Of course, to maximize your use of PDFs, you need to invest in a high-quality PDF editor such as PDFSimpli. That way you can add digital signatures, modify text, move images and handle other changes. PDFs are awesome for sending, but sometimes you want to convert PDF to Word or PDF to Excel on your end to speed up data entry. The best PDF editors let you do exactly that.

  1. DOCX

This is the format for Microsoft Word documents. Microsoft Office is popular in many corporate environments, so there’s a good chance your colleagues can open any Word docs you submit. When the only thing you need to send is text, and you don’t care about specific fonts, page breaks or layout, then DOCX can be an excellent choice. DOCX files with text are small and easy to edit.

  1. DOC and DOCM

Only choose .DOC (an older Microsoft Word format) if your recipient specifically requests it. DOCX is a more secure choice with added flexibility. If you need to include macros, opt for DOCM instead.

  1. XLSX

Microsoft Excel is one of the most used file formats for spreadsheets in the world. It’s useful for sharing raw data. Many companies use XLSX files for financial information, customer records and production data.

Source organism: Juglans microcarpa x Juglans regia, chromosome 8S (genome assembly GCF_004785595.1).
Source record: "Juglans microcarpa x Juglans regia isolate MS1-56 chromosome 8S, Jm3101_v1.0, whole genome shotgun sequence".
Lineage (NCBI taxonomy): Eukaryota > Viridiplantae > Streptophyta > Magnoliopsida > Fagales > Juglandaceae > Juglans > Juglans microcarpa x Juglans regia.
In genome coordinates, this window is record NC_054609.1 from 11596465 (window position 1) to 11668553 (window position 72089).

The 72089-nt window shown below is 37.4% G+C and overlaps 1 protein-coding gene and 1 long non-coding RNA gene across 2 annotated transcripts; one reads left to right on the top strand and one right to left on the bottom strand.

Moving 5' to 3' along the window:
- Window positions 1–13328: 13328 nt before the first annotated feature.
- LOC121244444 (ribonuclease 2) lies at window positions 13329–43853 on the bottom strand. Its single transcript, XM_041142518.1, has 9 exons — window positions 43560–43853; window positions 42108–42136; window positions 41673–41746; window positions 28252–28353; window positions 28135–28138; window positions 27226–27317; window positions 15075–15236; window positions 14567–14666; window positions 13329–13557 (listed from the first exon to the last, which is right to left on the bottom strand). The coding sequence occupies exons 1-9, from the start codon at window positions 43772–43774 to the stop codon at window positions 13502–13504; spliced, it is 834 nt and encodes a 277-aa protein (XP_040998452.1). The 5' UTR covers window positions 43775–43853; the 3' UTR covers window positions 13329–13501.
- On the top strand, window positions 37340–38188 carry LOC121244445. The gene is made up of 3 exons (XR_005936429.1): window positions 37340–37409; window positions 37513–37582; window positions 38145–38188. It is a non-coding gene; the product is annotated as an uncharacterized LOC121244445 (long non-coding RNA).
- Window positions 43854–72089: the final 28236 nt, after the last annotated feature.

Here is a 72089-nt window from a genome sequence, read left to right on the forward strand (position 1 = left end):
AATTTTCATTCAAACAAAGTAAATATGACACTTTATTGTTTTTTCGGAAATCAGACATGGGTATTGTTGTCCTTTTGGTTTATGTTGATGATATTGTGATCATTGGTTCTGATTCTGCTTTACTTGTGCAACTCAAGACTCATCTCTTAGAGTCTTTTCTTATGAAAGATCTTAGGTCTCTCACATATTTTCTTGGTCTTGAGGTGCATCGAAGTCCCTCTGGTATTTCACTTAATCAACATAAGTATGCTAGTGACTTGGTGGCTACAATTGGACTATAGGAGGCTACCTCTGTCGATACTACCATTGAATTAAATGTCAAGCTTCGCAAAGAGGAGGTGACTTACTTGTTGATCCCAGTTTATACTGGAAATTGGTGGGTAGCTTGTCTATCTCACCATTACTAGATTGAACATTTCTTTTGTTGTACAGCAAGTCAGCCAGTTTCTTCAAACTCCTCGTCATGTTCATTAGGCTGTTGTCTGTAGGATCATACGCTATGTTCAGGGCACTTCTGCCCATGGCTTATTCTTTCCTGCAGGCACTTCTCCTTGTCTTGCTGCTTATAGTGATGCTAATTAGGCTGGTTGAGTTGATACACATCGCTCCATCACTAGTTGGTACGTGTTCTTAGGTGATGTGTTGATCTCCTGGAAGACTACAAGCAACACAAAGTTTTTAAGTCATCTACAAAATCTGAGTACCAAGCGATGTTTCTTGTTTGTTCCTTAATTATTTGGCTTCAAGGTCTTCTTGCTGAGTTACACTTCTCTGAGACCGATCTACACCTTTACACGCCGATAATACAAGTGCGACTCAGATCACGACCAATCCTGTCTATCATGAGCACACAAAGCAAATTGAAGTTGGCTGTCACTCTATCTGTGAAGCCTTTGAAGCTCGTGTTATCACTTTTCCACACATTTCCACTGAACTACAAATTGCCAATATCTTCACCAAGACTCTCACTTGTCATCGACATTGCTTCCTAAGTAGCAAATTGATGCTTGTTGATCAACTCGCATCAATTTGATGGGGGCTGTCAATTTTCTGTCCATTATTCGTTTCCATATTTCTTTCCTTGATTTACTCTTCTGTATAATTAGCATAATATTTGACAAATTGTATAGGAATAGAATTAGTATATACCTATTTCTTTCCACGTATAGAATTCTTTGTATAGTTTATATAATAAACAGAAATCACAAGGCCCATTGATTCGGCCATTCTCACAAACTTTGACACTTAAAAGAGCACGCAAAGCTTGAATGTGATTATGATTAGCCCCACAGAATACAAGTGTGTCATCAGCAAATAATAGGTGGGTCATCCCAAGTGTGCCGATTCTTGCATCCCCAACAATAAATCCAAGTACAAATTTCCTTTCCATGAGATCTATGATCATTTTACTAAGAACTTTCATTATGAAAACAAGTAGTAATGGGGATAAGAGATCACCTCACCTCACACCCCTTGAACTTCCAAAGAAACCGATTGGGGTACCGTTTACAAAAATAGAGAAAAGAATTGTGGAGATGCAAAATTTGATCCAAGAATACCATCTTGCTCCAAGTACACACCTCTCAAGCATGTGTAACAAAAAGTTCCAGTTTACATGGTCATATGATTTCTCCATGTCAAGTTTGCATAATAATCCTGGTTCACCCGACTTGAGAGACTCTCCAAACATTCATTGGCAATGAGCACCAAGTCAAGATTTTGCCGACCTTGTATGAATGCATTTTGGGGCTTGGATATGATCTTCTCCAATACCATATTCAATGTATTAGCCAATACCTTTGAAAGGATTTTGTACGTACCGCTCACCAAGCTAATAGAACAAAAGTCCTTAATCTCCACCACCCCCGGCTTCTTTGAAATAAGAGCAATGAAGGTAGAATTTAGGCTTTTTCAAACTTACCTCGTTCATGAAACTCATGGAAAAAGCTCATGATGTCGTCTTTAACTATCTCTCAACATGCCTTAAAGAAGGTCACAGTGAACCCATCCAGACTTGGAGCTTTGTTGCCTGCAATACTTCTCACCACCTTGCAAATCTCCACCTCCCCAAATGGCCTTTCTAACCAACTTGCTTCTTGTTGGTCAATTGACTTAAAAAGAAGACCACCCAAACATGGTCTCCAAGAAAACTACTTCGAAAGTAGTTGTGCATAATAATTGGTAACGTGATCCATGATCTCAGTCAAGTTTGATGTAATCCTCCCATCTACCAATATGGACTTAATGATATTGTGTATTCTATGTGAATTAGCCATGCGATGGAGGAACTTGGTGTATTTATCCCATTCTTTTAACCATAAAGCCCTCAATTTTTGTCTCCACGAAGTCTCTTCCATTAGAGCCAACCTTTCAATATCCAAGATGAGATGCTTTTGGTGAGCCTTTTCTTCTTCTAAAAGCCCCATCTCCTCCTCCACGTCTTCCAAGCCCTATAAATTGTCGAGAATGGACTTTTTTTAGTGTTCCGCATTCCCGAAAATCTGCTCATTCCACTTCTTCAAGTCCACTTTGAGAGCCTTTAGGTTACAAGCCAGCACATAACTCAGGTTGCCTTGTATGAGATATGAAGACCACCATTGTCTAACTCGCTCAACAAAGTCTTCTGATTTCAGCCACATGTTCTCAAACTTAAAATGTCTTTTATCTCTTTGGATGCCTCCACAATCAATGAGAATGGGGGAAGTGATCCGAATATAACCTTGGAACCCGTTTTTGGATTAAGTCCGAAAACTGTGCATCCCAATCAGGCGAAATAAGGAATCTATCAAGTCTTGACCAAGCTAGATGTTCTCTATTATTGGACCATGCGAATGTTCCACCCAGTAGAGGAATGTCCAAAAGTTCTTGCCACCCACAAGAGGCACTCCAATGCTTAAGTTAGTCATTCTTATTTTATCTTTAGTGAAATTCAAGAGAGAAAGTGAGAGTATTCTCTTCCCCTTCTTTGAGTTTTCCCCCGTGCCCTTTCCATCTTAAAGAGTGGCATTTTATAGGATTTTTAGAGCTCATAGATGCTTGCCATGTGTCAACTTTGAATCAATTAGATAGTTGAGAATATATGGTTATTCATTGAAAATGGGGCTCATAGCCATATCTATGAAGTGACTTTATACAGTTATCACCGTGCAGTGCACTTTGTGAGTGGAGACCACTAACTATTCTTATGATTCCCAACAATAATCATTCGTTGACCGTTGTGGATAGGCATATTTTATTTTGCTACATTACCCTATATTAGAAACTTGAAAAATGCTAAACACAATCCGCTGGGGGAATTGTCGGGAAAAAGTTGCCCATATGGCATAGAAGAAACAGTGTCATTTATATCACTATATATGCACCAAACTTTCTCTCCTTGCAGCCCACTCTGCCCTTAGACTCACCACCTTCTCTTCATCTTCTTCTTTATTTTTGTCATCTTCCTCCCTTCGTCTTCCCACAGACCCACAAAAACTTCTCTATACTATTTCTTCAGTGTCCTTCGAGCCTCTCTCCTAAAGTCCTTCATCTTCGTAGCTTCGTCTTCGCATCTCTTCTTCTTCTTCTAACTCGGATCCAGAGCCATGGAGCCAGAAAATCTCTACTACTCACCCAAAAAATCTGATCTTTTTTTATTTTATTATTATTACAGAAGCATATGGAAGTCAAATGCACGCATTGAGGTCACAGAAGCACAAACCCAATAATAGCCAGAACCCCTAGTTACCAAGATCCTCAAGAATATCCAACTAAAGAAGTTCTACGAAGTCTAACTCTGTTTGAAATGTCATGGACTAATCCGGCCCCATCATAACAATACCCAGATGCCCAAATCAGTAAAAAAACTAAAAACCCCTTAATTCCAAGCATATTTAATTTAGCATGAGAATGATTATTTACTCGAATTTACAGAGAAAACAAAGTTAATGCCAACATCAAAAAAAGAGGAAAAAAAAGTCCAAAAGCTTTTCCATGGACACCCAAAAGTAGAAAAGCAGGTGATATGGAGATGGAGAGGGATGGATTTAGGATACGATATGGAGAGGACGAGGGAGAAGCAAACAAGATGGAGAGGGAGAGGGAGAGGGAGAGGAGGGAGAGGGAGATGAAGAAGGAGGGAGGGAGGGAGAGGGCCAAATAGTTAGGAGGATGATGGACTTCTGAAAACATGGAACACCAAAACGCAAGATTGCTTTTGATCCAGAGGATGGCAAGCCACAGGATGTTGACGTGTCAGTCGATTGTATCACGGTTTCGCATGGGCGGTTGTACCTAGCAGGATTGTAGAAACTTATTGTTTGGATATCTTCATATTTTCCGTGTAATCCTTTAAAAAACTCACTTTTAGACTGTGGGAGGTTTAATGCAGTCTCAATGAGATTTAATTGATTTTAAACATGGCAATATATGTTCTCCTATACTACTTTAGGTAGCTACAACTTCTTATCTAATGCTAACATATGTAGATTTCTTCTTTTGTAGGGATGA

1. PPTX

Sharing PowerPoint presentations among sales personnel is common. The downside of PPTX is that files are usually too large to email quickly. PDFs are more flexible, and they let you include videos, slideshows, images, hyperlinks and other elements in the same document.

  1. EPS

Encapsulated PostScript format can deliver excellent results when you need to print high-resolution images via a professional printer. Banners and large signs often use this format. Of course, to edit these files, you need Adobe Illustrator or another specialized program.

  1. JPEG

JPEG files compress pictures for faster mailing. They can be helpful for rough drafts or sending colleagues pictures of something you want them to buy. You can also use a combination of JPEG to PDF to e-Sign documents and mail them.

  1. PNG

Are you submitting a single image? This lossless image format is a favorite of professional photographers. It captures excellent detail that can be reproduced at the original size anywhere. The downside is that files are a bit larger, but when you need maximum resolution, it’s worth it.

Why PDF Is So Popular for Sharing Documents

With a global economy and a changing work environment, it makes sense to learn about the right digital files for sharing with colleagues. PDF is one of the most popular choices, and that’s not surprising. With high-tech security, excellent file compression and dependable visual fidelity, PDFs are often the perfect tool for business. It doesn’t matter whether you work on your smartphone, tablet, laptop or PC, you can always open PDFs. All you need is a high-quality PDF editor and you’re ready for anything.

Richard Parker